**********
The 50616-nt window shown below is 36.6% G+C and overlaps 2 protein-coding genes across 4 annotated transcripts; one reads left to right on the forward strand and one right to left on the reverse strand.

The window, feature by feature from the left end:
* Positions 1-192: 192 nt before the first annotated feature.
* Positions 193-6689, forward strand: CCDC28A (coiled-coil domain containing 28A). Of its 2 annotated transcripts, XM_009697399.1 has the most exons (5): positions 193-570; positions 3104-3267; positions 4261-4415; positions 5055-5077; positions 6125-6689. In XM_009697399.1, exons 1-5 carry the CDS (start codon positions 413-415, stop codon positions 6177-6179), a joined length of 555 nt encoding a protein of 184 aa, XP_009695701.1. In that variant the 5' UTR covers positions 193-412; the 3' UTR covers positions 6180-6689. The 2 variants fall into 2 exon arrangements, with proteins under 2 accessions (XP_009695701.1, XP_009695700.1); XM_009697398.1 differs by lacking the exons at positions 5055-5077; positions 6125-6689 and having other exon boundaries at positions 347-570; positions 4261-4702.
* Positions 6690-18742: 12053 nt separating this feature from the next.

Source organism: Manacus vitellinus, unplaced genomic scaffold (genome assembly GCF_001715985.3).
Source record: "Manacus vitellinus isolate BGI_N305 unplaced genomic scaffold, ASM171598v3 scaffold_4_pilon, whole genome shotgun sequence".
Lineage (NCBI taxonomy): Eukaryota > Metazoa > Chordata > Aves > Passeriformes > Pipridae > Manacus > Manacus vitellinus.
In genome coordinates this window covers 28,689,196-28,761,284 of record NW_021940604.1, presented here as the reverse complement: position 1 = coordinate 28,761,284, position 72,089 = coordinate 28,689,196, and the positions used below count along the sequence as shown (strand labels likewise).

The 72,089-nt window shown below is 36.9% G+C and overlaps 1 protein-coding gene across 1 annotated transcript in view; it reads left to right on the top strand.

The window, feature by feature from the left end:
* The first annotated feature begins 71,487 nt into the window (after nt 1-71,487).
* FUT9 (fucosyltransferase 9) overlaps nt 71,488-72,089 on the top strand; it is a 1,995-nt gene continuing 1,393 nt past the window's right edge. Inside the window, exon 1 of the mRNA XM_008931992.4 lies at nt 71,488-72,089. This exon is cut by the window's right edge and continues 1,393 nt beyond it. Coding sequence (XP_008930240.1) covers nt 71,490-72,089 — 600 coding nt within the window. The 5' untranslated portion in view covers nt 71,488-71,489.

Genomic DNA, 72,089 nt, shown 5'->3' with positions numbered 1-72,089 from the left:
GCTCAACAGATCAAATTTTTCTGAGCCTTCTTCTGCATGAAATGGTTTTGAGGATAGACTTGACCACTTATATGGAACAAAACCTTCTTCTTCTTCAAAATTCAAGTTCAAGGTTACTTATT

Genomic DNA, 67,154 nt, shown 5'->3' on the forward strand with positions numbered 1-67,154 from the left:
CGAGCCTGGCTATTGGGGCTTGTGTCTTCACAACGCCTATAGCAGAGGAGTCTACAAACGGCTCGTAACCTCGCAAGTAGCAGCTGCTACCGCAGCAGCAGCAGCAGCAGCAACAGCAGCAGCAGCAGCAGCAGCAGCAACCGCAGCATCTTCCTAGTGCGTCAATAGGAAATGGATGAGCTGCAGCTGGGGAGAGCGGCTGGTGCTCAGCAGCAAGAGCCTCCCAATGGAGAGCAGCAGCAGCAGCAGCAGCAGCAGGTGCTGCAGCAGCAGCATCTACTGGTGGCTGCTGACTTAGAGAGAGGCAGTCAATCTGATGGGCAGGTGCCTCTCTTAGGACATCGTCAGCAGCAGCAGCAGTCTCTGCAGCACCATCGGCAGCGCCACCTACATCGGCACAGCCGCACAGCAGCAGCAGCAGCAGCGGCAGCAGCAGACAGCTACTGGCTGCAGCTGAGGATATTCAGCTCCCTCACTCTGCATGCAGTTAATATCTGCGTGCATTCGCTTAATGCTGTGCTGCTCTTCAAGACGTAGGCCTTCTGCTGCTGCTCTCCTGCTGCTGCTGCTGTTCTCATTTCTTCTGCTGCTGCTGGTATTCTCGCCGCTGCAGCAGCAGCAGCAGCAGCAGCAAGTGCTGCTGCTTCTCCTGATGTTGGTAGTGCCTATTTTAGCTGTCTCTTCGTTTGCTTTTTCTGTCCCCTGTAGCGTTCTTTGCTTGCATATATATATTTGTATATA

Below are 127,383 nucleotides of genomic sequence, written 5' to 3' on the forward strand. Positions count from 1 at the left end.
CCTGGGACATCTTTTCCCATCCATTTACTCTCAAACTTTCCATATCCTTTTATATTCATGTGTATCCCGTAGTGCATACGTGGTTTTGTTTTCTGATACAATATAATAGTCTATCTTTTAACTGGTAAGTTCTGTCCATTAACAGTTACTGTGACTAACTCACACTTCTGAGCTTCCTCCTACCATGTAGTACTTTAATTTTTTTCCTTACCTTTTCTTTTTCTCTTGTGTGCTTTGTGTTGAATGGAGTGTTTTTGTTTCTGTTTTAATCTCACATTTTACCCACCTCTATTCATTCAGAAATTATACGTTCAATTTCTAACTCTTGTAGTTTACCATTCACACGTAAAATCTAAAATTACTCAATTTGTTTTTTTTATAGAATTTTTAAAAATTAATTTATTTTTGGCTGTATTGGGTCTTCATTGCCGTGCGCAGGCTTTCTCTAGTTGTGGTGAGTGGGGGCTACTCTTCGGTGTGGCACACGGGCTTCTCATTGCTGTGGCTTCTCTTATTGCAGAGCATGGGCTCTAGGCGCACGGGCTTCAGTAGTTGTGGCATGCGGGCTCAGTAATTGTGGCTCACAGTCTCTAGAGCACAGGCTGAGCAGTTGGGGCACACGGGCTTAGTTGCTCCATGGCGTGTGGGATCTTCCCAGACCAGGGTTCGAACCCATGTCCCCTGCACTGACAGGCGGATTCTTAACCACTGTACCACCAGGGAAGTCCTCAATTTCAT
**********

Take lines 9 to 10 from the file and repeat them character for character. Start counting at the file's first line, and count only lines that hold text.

In genome coordinates this window covers 28,689,196-28,761,284 of record NW_021940604.1, presented here as the reverse complement: position 1 = coordinate 28,761,284, position 72,089 = coordinate 28,689,196, and the positions used below count along the sequence as shown (strand labels likewise).

The 72,089-nt window shown below is 36.9% G+C and overlaps 1 protein-coding gene across 1 annotated transcript in view; it reads left to right on the top strand.